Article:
Definitions

from The American Heritage® Dictionary of the English Language, 5th Edition.

  • noun A polyhedron with eight faces.

from The Century Dictionary.

  • noun A solid bounded by eight faces.

from the GNU version of the Collaborative International Dictionary of English.

  • noun (Geom.) A solid bounded by eight faces. The regular octahedron is contained by eight equal equilateral triangles.

from Wiktionary, Creative Commons Attribution/Share-Alike License.

  • noun geometry a polyhedron with eight faces; the regular octahedron has regular triangles as faces and is one of the Platonic solids.

from WordNet 3.0 Copyright 2006 by Princeton University. All rights reserved.

  • noun any polyhedron having eight plane faces

Etymologies

from The American Heritage® Dictionary of the English Language, 4th Edition

[Greek oktaedron, from neuter of oktaedros, having eight sides : okta-, octo- + -edros, sided; see –hedron.]

from Wiktionary, Creative Commons Attribution/Share-Alike License

From Ancient Greek ὀκτώ (oktō, "eight") + ἕδρα (hedra, "seat").

Examples

  • A pyramid is not a Platonic solid because not all the sides are the same, but by sticking an inverted pyramid on the bottom you get an octahedron, which is.

    HERE’S LOOKING AT EUCLID

  • A pyramid is not a Platonic solid because not all the sides are the same, but by sticking an inverted pyramid on the bottom you get an octahedron, which is.

    HERE’S LOOKING AT EUCLID

  • A pyramid is not a Platonic solid because not all the sides are the same, but by sticking an inverted pyramid on the bottom you get an octahedron, which is.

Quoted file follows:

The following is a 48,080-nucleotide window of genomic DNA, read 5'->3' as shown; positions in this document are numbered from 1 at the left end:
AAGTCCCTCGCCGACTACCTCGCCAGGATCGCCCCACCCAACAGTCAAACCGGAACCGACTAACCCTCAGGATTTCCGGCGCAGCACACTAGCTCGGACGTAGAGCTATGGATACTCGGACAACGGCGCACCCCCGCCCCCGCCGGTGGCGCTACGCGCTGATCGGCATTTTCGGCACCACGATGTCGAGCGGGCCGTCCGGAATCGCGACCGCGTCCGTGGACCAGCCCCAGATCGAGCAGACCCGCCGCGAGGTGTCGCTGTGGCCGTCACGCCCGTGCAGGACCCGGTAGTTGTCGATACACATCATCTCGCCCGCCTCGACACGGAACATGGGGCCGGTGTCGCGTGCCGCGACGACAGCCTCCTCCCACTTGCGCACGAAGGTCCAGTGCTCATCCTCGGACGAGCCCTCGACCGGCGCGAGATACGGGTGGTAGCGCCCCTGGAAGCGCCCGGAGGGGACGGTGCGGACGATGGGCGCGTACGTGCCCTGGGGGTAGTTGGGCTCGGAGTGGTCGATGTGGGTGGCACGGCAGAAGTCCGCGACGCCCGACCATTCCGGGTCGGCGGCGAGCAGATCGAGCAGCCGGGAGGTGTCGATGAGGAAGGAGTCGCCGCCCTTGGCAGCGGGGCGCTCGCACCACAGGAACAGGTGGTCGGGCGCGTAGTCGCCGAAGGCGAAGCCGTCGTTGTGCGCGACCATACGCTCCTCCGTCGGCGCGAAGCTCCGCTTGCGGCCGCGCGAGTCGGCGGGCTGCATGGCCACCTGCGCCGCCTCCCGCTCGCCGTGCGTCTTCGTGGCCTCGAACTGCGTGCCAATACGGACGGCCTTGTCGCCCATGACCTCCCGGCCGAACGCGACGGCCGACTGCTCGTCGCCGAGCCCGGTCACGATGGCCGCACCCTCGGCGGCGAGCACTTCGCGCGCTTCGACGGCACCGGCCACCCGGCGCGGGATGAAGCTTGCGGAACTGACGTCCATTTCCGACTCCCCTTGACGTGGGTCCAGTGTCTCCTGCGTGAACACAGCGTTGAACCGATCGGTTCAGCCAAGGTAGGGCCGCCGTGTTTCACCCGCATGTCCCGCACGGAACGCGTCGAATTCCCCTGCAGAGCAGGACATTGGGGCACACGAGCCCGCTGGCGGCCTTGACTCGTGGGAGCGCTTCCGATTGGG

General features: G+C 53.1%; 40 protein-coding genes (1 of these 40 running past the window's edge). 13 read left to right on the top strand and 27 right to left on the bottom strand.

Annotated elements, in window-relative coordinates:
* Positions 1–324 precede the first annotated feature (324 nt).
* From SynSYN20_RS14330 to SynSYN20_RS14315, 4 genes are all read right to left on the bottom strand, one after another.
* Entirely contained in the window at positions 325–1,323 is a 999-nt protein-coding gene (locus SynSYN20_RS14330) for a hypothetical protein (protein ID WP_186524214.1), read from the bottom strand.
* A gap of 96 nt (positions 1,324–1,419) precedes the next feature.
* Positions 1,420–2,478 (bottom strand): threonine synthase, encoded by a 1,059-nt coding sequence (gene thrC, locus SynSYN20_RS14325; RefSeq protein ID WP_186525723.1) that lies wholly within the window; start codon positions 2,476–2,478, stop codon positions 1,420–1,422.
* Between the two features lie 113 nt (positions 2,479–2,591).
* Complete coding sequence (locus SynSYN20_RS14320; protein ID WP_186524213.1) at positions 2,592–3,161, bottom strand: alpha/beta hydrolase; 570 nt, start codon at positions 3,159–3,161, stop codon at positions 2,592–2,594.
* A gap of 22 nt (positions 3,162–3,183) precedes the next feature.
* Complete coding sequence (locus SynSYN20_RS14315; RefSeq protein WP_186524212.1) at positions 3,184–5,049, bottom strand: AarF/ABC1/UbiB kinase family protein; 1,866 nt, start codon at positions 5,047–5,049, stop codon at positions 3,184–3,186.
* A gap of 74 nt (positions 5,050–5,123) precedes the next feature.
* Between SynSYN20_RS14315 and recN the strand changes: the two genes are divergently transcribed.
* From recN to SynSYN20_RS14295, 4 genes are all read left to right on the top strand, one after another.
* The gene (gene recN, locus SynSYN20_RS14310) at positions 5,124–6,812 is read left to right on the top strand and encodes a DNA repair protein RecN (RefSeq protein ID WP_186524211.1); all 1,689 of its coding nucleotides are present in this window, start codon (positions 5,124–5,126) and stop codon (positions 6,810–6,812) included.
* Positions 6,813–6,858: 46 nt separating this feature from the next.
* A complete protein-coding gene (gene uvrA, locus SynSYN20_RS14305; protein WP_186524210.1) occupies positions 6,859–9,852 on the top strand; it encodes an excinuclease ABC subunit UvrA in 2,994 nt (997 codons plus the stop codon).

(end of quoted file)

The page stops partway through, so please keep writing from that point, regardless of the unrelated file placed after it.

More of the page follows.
HERE’S LOOKING AT EUCLID

  • Each "cigar" has a leaf-like body at its base, and in the centre of the octahedron is a globe containing four atoms, each within its own wall; these lie on the dividing lines of the faces, and each holds a pair of the funnels together.

    Occult Chemistry Clairvoyant Observations on the Chemical Elements

  • It is more interesting to me, for instance, to try and find out why the red oxide of copper, usually crystallizing in cubes or octahedrons, makes itself exquisitely, out of its cubes, into this red silk in one particular Cornish mine, than what are the absolutely necessary angles of the octahedron, which is its common form.

    The Ethics of the Dust

  • Unfortunately, analysis of the finite subgroups of SO (3) isn't so easy, and I don't know any easy way of showing why there should only be the five (or four, actually - symmetries of the cube and the octahedron are the same).

    Citizendium, the Citizens' Compendium - Recent changes [en]

  • Only five shapes fit the bill: the tetrahedron, the cube, the octahedron, the icosahedron and the dodecahedron, the quintet known as the Platonic solids since Plato wrote about them in the Timaeus.

    HERE’S LOOKING AT EUCLID

  • The octahedron can be made from four cards and an icosahedron with ten of them.

    HERE’S LOOKING AT EUCLID

  • The octahedron can be made from four cards and an icosahedron with ten of them.

    HERE’S LOOKING AT EUCLID

  • The tetrahedron was fire, the cube earth, the octahedron air, the icosahedron water and the dodecahedron the encompassing dome.

    HERE’S LOOKING AT EUCLID

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